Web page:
• Everything you need to know about using agar-agar, the wonder setting agent that’s super stable and vegan-friendly.

    What is agar-agar?

    Agar-agar (also known as agar) is a natural gelatinous substance obtained from a Southeast Asian species of red seaweed. It is most commonly used as a vegan-friendly alternative to gelatin in baking. 

    The gelling property of agar was discovered in Kyoto in 1658 when, according to the legend, an innkeeper discarded leftover seaweed soup in the snow and noticed it was gelled up the next morning. Nowadays, agar has many roles in the culinary world like setting savoury gels and jellies on modernist plates, thickening low-sugar jams, or creating creamier ice creams. However, it’s most commonly used in Asian sweets and desserts, like the viral raindrop cake. 


    Forms of agar-agar

    Agar exists in three main forms: powder, flakes and strands. Powdered agar is by far the easiest to use as it dissolves quite easily. It is also the easiest type to find. For these reasons, the information in this article is based on the powered variety.

    Agar is also available in hard, plastic-like strands which, when ground, give you agar flakes. These forms are harder to work with as they have to be softened in cold water and then boiled for a while to dissolve completely.


    Special characteristics of agar-agar

    Although a great substitute for gelatin, agar has its own unique properties.

    • Vegan: Gelatin is made from animal collagen, while agar is extracted from a variety of seaweed. This makes it an appropriate substitute for vegetarian and vegan diets.
    • Blank canvas: Without any distinct taste, odour or colour, agar can safely be used in desserts and other cooking without altering the taste or smell. 
    • Firmer texture: While gelatine has a more jiggly, melt-in-your-mouth feel, agar jellies are firmer and have a ‘bite’ to them. 
    • Sets at room temperature: Agar is far more powerful than gelatin. It can completely set at room temperature and also keeps its shape on warmer days without fear of melting or collapsing.


    How to use agar-agar

    1. HYDRATE: Whisk the agar powder into room temperature liquid (water, fruit juice, tea, stock). Don’t use hot water as it will cause the agar to clump. 
    2. BOIL: Bring mixture to a rolling boil. Boil for 5-10 minutes or until the agar-agar is completely dissolved. This boiling step is important as agar-agar activates at 90ºC. Do not boil for longer than needed as this may affect its gelling abilities.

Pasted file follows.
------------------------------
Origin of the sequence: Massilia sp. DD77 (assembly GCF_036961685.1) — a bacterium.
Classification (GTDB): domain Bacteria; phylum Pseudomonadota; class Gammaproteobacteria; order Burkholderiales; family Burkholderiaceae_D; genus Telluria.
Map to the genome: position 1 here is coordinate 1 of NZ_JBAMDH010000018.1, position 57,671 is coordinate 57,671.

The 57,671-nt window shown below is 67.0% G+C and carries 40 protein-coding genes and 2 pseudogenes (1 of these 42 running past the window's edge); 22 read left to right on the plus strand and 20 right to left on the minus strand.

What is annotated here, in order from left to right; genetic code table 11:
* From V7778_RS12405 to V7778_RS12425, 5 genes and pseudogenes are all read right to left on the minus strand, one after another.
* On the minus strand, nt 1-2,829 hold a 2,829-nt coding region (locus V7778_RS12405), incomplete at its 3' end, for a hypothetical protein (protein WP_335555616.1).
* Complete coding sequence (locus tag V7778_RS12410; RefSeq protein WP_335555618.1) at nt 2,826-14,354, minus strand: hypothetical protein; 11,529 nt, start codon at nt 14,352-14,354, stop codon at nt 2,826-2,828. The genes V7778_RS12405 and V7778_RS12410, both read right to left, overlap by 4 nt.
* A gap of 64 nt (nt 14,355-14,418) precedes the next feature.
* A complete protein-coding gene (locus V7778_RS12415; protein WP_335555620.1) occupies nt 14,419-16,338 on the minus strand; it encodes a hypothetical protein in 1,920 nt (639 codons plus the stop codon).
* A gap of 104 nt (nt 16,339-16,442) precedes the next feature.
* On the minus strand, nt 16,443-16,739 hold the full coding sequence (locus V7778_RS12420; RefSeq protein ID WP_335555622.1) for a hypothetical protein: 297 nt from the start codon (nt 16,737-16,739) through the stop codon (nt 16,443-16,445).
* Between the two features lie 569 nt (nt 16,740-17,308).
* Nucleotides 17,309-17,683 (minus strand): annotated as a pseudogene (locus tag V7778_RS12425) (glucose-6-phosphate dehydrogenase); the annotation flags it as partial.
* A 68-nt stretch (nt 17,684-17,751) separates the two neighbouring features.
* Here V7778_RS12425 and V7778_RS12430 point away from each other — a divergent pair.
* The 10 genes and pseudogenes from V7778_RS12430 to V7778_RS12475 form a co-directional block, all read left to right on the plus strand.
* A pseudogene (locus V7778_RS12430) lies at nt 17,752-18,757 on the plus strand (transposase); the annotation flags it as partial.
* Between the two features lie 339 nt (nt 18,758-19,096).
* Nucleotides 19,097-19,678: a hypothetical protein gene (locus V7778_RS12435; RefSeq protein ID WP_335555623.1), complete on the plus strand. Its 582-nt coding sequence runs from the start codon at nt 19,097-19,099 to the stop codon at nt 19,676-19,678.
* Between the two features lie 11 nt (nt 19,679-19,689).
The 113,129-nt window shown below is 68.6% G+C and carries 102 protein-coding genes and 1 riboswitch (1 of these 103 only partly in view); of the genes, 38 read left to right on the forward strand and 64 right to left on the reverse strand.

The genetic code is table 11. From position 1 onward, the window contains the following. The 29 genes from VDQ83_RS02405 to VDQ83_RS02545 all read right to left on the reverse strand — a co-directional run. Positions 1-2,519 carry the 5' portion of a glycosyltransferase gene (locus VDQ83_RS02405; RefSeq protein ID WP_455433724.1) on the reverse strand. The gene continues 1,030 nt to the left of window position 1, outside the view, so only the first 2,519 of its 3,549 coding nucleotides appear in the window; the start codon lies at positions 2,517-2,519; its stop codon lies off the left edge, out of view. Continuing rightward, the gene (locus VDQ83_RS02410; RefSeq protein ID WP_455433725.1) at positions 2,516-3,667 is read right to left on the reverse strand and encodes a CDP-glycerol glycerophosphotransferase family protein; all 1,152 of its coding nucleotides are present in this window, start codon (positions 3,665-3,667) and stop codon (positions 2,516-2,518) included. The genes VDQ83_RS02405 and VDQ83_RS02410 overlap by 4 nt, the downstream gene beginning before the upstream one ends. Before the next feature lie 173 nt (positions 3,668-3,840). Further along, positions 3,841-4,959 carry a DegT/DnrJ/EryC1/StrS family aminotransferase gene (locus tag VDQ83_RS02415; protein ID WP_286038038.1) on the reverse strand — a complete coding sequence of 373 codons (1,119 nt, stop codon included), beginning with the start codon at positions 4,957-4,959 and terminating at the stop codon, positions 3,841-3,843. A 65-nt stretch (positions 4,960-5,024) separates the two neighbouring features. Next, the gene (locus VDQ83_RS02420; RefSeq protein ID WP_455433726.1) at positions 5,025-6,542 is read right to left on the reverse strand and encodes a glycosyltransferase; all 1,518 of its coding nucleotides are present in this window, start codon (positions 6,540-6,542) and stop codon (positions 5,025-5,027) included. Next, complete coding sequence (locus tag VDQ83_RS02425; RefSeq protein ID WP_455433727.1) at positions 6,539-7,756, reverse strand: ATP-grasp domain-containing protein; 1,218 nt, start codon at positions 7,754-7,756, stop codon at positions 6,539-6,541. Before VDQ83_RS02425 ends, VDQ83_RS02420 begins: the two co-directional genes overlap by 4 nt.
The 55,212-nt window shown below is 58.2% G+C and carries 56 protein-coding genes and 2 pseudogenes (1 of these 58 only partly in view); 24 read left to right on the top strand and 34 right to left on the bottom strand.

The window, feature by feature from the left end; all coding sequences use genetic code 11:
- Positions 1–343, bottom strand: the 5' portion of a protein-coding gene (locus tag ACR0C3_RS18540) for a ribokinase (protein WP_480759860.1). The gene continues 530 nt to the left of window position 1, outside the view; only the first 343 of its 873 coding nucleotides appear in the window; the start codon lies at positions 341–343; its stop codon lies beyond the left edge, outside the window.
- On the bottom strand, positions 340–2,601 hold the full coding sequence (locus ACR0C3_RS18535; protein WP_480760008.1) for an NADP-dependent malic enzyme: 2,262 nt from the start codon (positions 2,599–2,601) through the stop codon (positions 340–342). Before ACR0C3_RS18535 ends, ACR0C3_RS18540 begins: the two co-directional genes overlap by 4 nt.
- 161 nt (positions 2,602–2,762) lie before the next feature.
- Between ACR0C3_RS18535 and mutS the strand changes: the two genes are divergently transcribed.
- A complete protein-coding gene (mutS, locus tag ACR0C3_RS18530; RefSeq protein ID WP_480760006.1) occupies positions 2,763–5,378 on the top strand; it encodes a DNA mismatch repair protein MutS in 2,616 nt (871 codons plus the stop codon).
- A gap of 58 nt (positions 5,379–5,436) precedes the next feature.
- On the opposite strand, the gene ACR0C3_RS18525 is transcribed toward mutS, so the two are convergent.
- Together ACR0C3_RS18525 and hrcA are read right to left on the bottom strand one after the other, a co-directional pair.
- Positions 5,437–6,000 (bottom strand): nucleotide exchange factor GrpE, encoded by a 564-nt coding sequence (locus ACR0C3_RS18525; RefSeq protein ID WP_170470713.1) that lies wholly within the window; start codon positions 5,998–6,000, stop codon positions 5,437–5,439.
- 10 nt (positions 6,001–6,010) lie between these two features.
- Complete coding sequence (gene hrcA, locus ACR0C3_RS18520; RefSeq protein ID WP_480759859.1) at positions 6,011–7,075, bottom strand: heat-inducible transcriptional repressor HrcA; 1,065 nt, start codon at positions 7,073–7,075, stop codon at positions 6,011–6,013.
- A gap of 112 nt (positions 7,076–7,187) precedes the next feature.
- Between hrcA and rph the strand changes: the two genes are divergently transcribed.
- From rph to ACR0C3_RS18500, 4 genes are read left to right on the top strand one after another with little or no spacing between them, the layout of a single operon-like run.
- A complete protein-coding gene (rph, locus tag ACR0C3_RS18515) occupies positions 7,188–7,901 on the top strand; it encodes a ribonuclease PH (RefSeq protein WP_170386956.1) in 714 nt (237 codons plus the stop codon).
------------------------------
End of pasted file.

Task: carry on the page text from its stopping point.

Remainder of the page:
3. MOULD: Pour agar mixture into your mould(s), working quickly before it sets. You do not need to grease, line or oil your moulds. 
    4. SET & CHILL: Set the moulds at room temperature, making sure not to disturb the mixture too much during this time. Agar-based desserts are best served cold, so chill in the fridge for a few hours before serving.

    Note: For cases when the mixture you want to be set cannot be boiled for so long (e.g. milk for a milk jelly), you’ll need to activate the agar in a small amount of water, then mix into the warmed liquid (in this case, milk)  – makes sure it’s warm as this will prevent the agar from instantly setting when it makes contact.


    How much agar-agar powder should I use?

    Follow the package instructions or recipe to determine how much agar powder to use. Because it is stronger than gelatine, it cannot simply be substituted 1 for 1. As a general rule of thumb, 1 tsp agar will firmly set 1-1 ⅓ cups liquid. Use slightly less for a softer set or jam-like consistency.

    To test whether your mixture will set properly, drop a small amount on a cold plate. If it doesn’t set within 30 seconds, add more agar (or alternatively add more liquid it’s too firm).

    If you’re unhappy with the firmness of the set, agar-set items can be magically remelted without compromising their gelling abilities (unlike gelatin).

    Take note that acidicidy affects the gelling strength of agar so will require a higher amount. Certain raw tropical fruits, like kiwi, papaya, pineapple, mango and guavas contain an enzyme that prevents agar from setting entirely. If you want to use these fruits, heat them to a low boil before using to deactivate the enzyme; tinned fruit juices can be used as an alternative as heating is part of the pasteurisation process. 


    Where can I find agar-agar?

    Agar can be found in health food stores, although it tends to be fairly expensive there. First have a look at your closest Asian or Indian speciality shops. Take note that agar is rather known as ‘kanten’ in Japanese stores. You may also be able to find agar-agar in supermarkets that carry health food lines. 


    Photograph by Graeme Borchers


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    Kirsty is the food assistant on the Food&Home team. Usually baking up a storm, snapping pics on her camera or buried in her beloved recipe books, she also spends her time tinkering on the piano, doing contemporary dancing and enjoying the beautiful outdoors.